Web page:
El Rey Network, which launched quietly in December, wouldn’t exist if Comcast hadn’t acquired NBCUniversal.
Case in point: How John Fogelman, a former William Morris Endeavor agent who became C.E.O. of Hollywood media incubator FactoryMade Ventures, approached his friend, director Robert Rodriguez (Spy Kids, Sin City, Machete.”).
“‘I just started a network called The Hub, I think we can do it again,’ Rodriguez recalled Fogelman telling him. “’I think we have an opportunity at Comcast, where they are giving away networks to independent owners.’”
As part of its deal to acquire NBC, Comcast promised the F.C.C. that it would add at least 10 independent cable channels to its programming lineup, with at least four of them being owned by minorities.
Sean Combs launched a music channel called Revolt TV as a result of the deal, while Magic Johnson launched Aspire, targeting African Americans.
Fogelman pitched Rodriguez on an English-language channel for young Hispanics.
“My hand went up, right away, and I was like wondering why,” Rodriguez told reporters Wednesday in the Stanford White Studio of the Chatwal Hotel. “I already had a good movie career, why would I want to get into television like that?”
“I always liked television, but the process seemed a lot more convoluted: possibly you would get a pilot, maybe it would go to series, maybe it would get put on the right night,” Rodriguez added. “You had no control, maybe it would get canceled really quick. It seemed like a lot of maybes, whereas a movie was a sure thing, so I stuck with movies for a long time.”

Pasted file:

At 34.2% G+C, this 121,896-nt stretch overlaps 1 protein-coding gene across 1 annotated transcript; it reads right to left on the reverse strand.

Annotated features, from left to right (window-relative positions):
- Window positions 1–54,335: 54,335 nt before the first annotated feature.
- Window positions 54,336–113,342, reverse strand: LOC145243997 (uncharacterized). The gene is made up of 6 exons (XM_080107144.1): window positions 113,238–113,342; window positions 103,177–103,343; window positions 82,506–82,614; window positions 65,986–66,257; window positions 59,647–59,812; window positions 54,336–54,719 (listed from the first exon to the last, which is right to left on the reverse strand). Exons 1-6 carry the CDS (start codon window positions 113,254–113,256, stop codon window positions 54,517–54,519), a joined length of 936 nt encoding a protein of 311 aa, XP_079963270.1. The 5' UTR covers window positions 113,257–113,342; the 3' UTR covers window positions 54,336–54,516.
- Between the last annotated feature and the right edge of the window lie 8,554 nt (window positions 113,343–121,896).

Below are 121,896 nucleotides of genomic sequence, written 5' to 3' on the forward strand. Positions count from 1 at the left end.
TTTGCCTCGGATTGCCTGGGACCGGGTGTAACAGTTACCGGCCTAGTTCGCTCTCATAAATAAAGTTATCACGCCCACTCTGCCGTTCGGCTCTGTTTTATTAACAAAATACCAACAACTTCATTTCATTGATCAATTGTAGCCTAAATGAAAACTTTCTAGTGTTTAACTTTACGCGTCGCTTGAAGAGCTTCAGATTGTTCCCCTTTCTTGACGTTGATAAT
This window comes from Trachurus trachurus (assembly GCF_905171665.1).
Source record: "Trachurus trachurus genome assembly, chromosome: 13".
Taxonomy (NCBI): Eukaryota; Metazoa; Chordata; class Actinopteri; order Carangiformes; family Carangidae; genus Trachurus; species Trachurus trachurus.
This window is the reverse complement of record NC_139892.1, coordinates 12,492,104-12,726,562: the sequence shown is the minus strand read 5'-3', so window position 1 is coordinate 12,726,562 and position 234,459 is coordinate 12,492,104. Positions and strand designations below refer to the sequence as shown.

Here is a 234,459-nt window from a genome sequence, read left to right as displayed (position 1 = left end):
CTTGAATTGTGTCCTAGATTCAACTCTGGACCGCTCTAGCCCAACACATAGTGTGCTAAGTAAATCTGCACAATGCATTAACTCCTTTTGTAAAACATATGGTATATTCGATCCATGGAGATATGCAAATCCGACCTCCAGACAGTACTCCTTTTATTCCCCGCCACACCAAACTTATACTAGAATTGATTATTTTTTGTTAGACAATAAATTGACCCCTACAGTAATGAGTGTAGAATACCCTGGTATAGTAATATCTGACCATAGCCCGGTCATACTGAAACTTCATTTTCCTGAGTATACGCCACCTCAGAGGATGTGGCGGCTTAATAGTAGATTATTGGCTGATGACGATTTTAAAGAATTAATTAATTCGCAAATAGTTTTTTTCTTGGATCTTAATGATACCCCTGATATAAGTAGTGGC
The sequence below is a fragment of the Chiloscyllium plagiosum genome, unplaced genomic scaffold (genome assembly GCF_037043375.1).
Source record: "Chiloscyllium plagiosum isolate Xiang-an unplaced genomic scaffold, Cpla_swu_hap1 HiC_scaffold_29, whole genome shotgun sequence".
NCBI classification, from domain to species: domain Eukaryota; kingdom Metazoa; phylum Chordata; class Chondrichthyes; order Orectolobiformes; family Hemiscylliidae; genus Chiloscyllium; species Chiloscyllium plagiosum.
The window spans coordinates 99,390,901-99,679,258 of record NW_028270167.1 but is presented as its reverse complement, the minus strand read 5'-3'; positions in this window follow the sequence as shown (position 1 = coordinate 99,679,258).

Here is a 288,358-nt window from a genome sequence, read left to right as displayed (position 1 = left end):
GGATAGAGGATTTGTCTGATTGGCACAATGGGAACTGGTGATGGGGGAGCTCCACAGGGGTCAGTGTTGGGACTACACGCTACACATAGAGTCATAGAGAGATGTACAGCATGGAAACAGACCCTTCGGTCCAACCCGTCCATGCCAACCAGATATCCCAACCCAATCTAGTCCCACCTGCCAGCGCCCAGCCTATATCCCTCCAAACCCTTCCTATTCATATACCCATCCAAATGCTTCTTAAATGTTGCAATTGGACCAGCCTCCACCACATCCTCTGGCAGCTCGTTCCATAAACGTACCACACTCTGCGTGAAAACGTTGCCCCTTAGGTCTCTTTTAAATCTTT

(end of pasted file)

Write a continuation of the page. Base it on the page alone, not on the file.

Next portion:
El Rey is different, most obviously, in that Rodriguez has ownership and total creative control.
“There are no executives. if something needs to be a certain way, we can just make it, give it the authenticity it needs and go for it,” Rodriguez said.
That isn’t entirely true of course. There are executives. Leading the charge is Scott Sassa, the former president of entertainment and syndication for Hearst. El Rey also has Michael Finn, senior V.P. of ad sales, who has been out selling the channel to advertisers.